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The Top 5 Biggest Mistakes Sellers Make When Listing their Home and How to Avoid Them

You or your client has made the decision to sell, and if you are a Realtor, you have told them what they need to do. You’re done, right? Wrong. Once the listing agreement is signed, the seller begins to panic. They are thinking, now what? They are asking themselves… How do I pack up a lifetime? Where do I start? Who do I call? What do I do first? They need help.

It’s emotionally overwhelming to them; and you, as their agent, can only offer so much guidance and emotional support. Assure sellers that it’s normal to feel discouraged at the beginning of a home transition process and very common to know little about the real estate and moving industries. No one escapes the uncertainty of the sales and moving process, as it’s universal no matter where you live, the size of your home, what you’re packing or where you’re going. There is no way around the process of selling and moving… only through it. So, how can you help?

Keep in mind that your initial focus is to guide the seller to create a visually well-designed listing to sell at top dollar. They need to create order out of chaos and achieve a high-end look for less. They need to re-define the process of visually packaging their homes to sell, saving as much time and money as they can. They must strip the emotion out of the process and, rather than approaching the sale of the house with fear, nostalgia or even anger, step out of the emotional quicksand. Encourage them to view their house as a valuable asset without emotion. Once they change their mind-set and approach the sale of the home in a business-like way, it becomes easier to get the ball rolling and logically prepare the home for a sale that will generate immediate buyer interest.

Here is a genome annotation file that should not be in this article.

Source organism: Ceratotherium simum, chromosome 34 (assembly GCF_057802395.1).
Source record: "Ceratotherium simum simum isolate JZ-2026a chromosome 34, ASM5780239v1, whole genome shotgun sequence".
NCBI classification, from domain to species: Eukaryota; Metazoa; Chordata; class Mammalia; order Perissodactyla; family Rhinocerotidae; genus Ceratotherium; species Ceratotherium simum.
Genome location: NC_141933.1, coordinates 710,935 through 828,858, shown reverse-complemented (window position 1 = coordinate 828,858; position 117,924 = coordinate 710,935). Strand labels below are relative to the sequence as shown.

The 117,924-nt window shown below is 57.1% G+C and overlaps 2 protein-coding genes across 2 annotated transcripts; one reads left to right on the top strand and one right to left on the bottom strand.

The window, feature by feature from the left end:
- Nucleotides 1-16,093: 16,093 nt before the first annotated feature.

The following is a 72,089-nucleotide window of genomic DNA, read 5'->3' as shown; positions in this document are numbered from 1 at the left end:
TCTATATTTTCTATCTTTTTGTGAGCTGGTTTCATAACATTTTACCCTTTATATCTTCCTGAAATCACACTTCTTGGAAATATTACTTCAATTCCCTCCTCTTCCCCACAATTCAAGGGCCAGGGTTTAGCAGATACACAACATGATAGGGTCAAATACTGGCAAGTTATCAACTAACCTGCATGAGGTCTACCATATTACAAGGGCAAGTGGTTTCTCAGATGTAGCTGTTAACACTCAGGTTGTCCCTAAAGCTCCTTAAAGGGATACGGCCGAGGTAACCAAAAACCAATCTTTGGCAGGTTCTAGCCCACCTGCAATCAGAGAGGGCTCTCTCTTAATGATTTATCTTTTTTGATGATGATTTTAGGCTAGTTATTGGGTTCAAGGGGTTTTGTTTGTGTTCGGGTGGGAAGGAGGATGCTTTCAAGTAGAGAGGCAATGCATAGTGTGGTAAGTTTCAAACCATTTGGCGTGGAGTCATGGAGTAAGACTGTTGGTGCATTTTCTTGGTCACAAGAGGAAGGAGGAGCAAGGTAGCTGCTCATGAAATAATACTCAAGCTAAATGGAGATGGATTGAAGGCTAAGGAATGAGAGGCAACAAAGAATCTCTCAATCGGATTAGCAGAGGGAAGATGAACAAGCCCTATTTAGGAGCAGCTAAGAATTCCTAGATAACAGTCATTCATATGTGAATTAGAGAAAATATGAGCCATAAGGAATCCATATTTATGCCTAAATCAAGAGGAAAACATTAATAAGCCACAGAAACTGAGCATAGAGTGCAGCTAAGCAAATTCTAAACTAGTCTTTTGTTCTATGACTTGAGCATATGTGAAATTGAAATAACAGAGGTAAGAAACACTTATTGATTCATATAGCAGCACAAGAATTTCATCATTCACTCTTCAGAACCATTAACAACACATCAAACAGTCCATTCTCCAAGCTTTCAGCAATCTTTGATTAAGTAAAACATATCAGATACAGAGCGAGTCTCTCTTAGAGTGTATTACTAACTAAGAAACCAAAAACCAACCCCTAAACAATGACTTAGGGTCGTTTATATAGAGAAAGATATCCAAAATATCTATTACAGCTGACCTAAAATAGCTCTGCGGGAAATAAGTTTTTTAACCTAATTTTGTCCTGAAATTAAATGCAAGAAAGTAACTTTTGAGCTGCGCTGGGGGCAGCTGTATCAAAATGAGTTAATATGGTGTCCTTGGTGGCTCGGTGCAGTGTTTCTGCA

The 5 biggest mistakes sellers make and what you can do to help them:

  1. It’s not about YOU, it’s about the BUYER.
    Explain to the seller that the process is actually about buyers wants, needs and preferences and not about them. The buyer is in the “driver’s seat”. The seller’s job is to present a house as visually close to what current buyers expect and are determined to find. This dictates that cosmetic changes within their home will almost certainly need to be made to create a modern, up-to-date listing that appeals to a wide cross section of potential buyers.
  2. Believing your house is the exception to the rule.
    Explain that there are NO exceptions to the rule! Their job as a seller is to deliver a house in a condition that will allow a qualified buyer up to one-year of occupancy without making material changes. No one wants to move into “an immediate project.” Providing a 12-month window may be the difference between an offer and stagnation on the market — thus saving time, money and emotional stress.
  3. Not removing your personal footprint.